North East helps state reach herd immunity

KEEP IT UP: Wodonga Council immunisation nurse Pat Last with Steph Martin, 12, at the Trudewind Neighbourhood House immunisation session. Council holds numerous sessions each month for many ages. Picture: JAMES WILTSHIRE
KEEP IT UP: Wodonga Council immunisation nurse Pat Last with Steph Martin, 12, at the Trudewind Neighbourhood House immunisation session. Council holds numerous sessions each month for many ages. Picture: JAMES WILTSHIRE

One hundred per cent of five-year-olds are fully immunised in the Alpine local government area, the latest Australian Childhood Immunisation Register data shows.

The statistic, achieved by only six LGAs across Victoria, comes as the state hits a record herd immunity target of 95 per cent.

It’s the third-best in Australia behind Tasmania and the ACT.

Murray Primary Health Network medical adviser Wendy Connor said the state’s ‘No Jab, No Play’ laws likely supported the rise from 93 per cent in 2016.

“It’s fantastic, I want to congratulate the areas that have done really well,” she said.

“We need to be aware of being complacent because in order to continue to achieve these rates, we need to continue to ensure all children are immunised.”

In Indigo and Towong 94 per cent of five-year-olds are immunised, and the rate in Wodonga is 98 per cent.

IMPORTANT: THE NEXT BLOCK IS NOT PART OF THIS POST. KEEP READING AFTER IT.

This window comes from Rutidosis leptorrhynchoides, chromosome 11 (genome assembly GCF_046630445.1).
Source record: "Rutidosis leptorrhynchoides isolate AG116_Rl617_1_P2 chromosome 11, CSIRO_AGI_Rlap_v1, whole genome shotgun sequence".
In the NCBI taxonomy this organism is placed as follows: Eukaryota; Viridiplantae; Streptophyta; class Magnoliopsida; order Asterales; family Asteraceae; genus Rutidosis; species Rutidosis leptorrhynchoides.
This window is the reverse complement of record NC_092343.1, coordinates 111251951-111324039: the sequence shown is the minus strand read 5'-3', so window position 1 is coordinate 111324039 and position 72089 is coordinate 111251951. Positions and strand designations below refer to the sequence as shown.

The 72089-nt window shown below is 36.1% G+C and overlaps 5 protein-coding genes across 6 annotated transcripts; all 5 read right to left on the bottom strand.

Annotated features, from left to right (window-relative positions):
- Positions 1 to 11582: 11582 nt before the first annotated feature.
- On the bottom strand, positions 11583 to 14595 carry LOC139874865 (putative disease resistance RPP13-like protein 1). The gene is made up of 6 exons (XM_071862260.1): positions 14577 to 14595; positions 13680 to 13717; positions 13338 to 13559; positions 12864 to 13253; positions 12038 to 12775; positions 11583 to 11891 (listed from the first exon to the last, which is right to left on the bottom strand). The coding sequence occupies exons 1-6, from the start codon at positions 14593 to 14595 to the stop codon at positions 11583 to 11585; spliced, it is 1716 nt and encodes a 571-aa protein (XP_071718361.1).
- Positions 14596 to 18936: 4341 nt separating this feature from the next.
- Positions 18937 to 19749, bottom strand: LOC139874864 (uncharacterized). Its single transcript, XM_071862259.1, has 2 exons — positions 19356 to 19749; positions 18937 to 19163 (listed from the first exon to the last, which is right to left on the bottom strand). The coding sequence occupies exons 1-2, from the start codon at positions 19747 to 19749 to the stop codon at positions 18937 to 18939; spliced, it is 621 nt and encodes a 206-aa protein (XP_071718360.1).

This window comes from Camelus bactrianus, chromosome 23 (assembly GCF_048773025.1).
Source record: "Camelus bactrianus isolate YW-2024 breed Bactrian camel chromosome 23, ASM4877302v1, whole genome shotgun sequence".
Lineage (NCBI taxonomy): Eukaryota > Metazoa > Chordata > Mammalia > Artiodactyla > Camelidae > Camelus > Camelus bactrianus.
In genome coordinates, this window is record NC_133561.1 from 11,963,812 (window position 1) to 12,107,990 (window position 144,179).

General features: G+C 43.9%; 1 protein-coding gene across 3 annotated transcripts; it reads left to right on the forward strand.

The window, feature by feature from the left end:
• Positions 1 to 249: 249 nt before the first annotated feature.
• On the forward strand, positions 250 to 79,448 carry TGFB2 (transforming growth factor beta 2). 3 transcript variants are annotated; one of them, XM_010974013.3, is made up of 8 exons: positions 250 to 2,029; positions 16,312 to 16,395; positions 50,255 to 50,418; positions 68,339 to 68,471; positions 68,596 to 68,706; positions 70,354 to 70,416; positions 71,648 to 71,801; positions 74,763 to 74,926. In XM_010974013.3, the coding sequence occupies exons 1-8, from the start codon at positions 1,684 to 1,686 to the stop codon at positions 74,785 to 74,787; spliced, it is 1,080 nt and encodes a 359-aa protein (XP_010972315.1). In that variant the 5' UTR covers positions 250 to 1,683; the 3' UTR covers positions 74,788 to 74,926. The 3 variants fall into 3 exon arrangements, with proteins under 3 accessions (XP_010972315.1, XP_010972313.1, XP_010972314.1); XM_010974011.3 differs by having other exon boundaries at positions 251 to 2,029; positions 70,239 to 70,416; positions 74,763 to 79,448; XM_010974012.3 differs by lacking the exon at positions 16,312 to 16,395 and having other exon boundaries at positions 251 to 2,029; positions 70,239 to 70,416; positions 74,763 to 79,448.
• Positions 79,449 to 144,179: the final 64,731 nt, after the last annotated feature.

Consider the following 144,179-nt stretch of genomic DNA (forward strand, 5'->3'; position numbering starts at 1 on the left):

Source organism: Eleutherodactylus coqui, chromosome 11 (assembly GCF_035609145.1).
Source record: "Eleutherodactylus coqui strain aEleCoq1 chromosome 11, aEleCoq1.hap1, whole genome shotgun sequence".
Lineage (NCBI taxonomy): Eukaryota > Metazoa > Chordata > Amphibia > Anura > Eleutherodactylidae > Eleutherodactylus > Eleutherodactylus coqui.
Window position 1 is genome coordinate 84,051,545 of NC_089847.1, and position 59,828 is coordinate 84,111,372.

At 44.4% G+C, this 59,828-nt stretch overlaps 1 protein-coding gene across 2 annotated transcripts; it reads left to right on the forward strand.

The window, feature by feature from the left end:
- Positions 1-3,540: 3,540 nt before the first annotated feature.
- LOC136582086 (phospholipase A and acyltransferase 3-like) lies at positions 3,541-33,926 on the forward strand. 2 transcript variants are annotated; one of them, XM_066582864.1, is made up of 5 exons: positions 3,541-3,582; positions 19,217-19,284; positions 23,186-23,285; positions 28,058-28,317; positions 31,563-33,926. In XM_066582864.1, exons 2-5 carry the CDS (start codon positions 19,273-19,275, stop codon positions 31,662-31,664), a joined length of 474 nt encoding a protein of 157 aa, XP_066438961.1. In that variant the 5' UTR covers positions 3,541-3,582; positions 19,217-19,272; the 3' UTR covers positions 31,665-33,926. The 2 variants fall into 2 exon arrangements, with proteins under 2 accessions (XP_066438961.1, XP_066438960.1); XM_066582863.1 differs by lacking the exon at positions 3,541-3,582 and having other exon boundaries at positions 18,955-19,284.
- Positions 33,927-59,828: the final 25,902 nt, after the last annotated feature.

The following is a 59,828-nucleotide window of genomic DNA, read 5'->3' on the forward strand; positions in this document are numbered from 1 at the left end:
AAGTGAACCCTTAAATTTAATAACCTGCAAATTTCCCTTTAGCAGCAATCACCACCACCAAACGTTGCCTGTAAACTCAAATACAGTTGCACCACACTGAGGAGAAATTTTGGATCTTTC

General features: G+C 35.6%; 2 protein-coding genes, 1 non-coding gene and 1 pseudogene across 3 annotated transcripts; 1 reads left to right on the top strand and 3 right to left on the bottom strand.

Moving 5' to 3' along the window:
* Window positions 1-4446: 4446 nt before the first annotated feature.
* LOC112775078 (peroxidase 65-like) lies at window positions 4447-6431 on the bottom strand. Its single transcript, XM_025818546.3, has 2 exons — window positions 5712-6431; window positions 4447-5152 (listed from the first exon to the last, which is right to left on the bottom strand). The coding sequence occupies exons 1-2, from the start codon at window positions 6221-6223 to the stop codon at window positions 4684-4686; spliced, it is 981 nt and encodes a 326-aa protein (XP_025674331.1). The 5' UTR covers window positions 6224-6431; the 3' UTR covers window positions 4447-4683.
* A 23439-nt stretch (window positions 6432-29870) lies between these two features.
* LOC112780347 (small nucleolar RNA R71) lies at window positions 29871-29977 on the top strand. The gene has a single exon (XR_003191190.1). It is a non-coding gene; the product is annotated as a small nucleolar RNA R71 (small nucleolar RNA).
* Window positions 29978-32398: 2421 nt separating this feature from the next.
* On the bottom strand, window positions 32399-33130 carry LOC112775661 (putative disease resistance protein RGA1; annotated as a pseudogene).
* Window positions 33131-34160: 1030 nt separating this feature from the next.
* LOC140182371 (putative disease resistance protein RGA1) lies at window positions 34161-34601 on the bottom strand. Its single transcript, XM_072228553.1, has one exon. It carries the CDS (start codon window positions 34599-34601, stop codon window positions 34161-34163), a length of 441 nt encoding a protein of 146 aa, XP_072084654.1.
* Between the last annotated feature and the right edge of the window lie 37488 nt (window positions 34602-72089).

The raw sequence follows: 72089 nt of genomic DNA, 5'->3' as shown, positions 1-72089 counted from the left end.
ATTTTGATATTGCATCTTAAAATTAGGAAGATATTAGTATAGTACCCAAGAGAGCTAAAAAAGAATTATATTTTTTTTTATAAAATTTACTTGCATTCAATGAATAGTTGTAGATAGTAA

Wodonga Council immunisation co-ordinator Bernadette Kosmina said the majority of parents recognised the importance of immunisations.

“The ‘No Jab, No Play’ law requires all children in early childhood and care services to be up to date with their immunisations, unless they have an approved medical exemption,” she said.

“Immunising your child not only protects you and your family, but other children in the community who can’t be immunised.”

Dr Connor said life could get in the way of keeping up to date with immunisation, but it was important.

“There are families where children aren’t fully immunised on time because they’re just busy,” she said.

“There is a small group who have chosen not to get immunised because of concerns about vaccines.

“We still have outbreaks of whooping cough and measles due to under-vaccination and lack of herd immunity.

“The modern day vaccine is very safe and serious side effects are extremely rare.

“I’ve done a bit of work in East Timor and seeing children die of preventable infectious disease really makes you aware of how far we’ve come and how important this is.” 

Wodonga Council runs regular immunisation sessions and outreach services to Indigo, Towong and Benalla.